Imagine that we are the ones kneeling at Jesus’ feet and asking, “What must we do to inherit eternal life?”
Freeze that frame for a moment. Before we get to Jesus’ answer, let’s consider what it is we’re even asking.
“What must we do to inherit eternal life?”
I don’t know about you, but I’m not even sure what that question means. Three parts leap out at me: do, inherit, and eternal life.
What must we do to inherit eternal life? Well, nothing. It’s not about what we do or don’t do; God just loves us, redeems us from all our mistakes, and gives us life abundant. Jesus’ explanation of this to the disciples afterward is shocking to them. They have been taught in Hebrew scriptures that if you follow God’s rules—all 600-some of them—eat these kinds of foods but not those kinds, purify yourself after doing anything unclean, eat with these people but not with those people, offer sacrifices at the Temple, and so on—if you follow God’s rules, then God will bless you with fertile land, plenty of rain to make the crops grow, a happy marriage, healthy children, and on and on. Prosperity. Abundance. Wealth. You will live in the land of milk and honey—remember that promise? Every person will live neath their own vine and fig tree, have enough to eat, live in peace and unafraid. That was supposed to be the deal. Obey God’s rules and God will bless you with lots of good things.
But here’s Jesus saying that this man, who has been blessed with lots of good things, needs to get rid of these things in order to follow Jesus and serve God. Jesus says this man will not enter God’s realm because he’s too weighed down by his stuff. The disciples are shocked and confused. If being blessed with abundance is more of a burden and impediment than a sign of God’s favor, then what are we talking about? “Then who can be saved?” they ask. Because isn’t salvation about following God’s rules? And Jesus says no. He says it’s not up to us to save ourselves. And in fact, there isn’t anything we can do to convince God we are worthy. God just does it.
Then there’s the word inherit. Inheriting is what happens after someone dies. But in this case we’re talking about God, and God isn’t going to die. So it’s an odd term to use.
The question ends with the words eternal life. What do we even mean by that? The Jews in Jesus’ day didn’t have the same concept of life after death as has become popular in our time. So if we’re thinking about what we must do to gain life through eternity, we’re going to be struggling with Jesus’ message, because I think he’s answering a different question.
“Good Teacher, what must we do to inherit eternal life?” Here are some rephrasings we might consider for this question.
“Good Teacher, how can we connect with what is eternal—that is, with God? Right here, right now, during our lifetime?”
“Good Teacher, our lives are full of stuff and abundance. What must we do to live lives that have profound meaning and value? How can we make the best use of the gift of life and the time before us?”
Perhaps what Jesus senses in this man is an emptiness in his soul. Here is someone who supposedly has it all, and yet he has come and humbled himself before Jesus to ask this profound question. “How can we live meaningful lives connected to our eternal God?”
Jesus isn’t mocking the man, and neither do I. Jesus looks at him, loves him, and tells him a hard truth to a deep question: all of your possessions are coming between you and God, and between you and community. Get them out of the way, and then see what happens.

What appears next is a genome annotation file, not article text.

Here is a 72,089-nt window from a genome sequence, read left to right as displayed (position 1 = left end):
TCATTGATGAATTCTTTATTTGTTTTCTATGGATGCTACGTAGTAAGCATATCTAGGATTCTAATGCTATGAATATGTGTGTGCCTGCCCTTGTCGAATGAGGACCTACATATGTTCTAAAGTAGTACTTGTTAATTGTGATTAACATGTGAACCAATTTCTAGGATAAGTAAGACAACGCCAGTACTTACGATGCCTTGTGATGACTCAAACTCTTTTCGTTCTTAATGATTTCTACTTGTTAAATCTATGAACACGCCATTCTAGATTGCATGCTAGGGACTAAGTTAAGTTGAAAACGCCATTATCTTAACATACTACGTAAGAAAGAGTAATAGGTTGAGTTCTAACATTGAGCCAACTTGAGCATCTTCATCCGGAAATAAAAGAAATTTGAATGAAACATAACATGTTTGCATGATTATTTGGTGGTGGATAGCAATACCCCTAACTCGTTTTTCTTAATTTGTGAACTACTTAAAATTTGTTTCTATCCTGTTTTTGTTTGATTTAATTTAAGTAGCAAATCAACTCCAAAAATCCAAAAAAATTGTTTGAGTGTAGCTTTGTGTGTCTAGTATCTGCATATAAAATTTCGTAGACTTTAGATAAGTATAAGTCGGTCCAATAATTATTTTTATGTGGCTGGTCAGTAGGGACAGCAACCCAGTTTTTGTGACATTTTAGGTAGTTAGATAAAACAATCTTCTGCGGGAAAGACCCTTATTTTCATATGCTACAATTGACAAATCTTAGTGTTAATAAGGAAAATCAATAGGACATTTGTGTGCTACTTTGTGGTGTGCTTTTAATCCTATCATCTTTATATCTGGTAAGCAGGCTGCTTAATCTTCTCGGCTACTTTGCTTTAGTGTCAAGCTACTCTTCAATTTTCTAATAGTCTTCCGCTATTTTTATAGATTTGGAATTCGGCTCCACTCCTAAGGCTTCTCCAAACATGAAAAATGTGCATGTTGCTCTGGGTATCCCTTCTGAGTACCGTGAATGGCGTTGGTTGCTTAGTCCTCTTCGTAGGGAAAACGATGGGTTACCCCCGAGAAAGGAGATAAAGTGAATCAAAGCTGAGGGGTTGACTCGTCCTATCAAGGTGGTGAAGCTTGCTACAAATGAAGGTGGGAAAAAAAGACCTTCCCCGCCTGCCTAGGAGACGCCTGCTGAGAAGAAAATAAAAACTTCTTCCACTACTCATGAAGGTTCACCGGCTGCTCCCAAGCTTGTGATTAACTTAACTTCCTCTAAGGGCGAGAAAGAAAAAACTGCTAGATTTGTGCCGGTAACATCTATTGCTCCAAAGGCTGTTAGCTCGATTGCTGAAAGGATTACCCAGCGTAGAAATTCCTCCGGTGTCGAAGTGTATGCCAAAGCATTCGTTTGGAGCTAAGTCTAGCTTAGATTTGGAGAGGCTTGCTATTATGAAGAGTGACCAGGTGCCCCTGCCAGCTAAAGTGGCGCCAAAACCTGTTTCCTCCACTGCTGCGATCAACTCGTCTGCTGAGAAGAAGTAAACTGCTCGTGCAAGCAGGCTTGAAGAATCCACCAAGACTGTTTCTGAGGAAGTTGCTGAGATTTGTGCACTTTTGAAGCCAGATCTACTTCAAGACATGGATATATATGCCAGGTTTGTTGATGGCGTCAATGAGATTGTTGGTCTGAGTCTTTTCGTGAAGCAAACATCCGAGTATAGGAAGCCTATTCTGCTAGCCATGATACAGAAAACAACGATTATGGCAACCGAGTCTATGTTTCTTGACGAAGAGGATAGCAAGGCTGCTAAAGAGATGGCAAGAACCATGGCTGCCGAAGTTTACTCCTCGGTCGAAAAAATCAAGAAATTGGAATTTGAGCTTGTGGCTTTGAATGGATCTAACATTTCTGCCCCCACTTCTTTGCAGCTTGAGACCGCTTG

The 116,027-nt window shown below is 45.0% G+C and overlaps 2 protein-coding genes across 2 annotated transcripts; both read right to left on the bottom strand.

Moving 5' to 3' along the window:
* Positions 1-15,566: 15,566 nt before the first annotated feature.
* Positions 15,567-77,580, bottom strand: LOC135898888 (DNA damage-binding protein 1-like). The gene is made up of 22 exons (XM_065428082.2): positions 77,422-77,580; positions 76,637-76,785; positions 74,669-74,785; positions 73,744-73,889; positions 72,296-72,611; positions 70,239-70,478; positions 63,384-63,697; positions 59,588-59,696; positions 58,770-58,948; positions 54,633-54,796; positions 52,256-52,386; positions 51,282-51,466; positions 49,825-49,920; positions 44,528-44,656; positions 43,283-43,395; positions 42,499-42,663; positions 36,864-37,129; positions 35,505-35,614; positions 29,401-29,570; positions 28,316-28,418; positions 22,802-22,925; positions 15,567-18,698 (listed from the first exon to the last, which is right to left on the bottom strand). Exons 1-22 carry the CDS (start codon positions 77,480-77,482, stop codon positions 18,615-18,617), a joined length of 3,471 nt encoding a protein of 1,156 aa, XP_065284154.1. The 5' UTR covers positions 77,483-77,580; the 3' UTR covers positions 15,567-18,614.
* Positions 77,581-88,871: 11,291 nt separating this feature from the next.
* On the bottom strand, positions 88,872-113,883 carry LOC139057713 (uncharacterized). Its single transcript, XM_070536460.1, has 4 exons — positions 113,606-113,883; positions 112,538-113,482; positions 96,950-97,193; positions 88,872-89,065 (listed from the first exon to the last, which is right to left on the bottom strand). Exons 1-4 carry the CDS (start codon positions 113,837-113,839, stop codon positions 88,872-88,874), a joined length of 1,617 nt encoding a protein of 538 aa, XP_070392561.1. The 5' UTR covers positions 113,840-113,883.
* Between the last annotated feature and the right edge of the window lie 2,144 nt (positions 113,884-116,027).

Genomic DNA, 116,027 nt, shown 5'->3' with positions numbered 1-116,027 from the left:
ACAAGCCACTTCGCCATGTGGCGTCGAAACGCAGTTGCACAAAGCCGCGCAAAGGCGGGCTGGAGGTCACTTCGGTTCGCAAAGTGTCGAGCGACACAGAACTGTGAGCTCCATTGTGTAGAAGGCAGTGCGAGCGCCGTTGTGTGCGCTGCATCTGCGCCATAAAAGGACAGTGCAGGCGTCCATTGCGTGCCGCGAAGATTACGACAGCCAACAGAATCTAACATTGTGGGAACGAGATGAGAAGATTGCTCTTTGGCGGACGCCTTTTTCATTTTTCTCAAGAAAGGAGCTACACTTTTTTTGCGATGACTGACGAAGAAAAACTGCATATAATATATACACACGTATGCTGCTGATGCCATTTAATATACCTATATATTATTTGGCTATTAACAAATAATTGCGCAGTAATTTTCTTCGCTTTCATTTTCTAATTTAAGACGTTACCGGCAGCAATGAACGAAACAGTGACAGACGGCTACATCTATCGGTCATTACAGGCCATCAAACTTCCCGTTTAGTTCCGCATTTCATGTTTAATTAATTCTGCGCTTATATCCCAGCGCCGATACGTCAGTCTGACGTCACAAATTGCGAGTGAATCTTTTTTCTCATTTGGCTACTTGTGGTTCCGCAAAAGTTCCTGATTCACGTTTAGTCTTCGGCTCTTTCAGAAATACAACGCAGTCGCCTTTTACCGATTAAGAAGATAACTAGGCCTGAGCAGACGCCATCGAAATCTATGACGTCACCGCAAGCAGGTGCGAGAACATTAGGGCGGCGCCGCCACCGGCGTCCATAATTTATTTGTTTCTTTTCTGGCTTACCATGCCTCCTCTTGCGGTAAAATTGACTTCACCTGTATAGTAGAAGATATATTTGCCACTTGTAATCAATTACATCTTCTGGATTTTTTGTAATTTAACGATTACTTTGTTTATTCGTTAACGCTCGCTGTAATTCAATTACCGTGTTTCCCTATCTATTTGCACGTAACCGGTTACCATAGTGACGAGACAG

How does our stuff cut us off from God and from others? Here are a few possibilities.
In the book Affluenza, the writers cite a study that says up to a certain point, more money does make people happier. You can afford a decent house, enough food, health care, a car that actually runs, a night out for dinner once in a while. When the car does break down, you’re not forced to jerry-rig something with duct tape; you can actually take the car to the mechanic. But after a certain level, more money does not equal more happiness. You can’t buy happiness; you can’t buy love; you can’t buy meaning for your life. [John de Graaf, David Wann, and Thomas H. Naylor, Affluenza: How Overconsumption Is Killing Us—And How to Fight Back, (San Francisco: Berrett-Koehler Publishers, 2014).]
Maybe this is what the man in today’s scripture has discovered, and he’s asking Jesus, “What do I do? Why do I feel so empty?”
It’s not about the money. It’s not about the stuff. This is why church can be so countercultural.
So am I telling us all to give it all away, as my sermon title implies? Are we all supposed to give away all of our money, all of our possessions?
No. Well, you could try it. St. Francis of Assisi apparently took this scripture passage literally and renounced his wealth, his social status, all his possessions. Everything that his life was about followed from that moment. His ministry began when he walked away from the security of social status and possessions.
DeRay Mckesson has been giving it all away since 2015. He traveled to St. Louis after Michael Brown was killed. DeRay participated in the protests there and was active in beginning the Black Lives Matter movement. As a gay man of color, he found a calling. He stopped worrying about whether he had enough money to pay back his student loans. It wasn’t about the money. It wasn’t about him. He found something that gave his life profound meaning, that connected him to community in a whole new way. This calling empowered him to help build the realm of God where young black men are not being gunned down in our streets but are valued authentically for who they are. That’s the vision. That’s what gives DeRay’s life shape and meaning. [Interview by Joshua Johnson on “The 1A,” https://the1a.org/shows/2018-10-11/catching-up-with-deray-mckesson]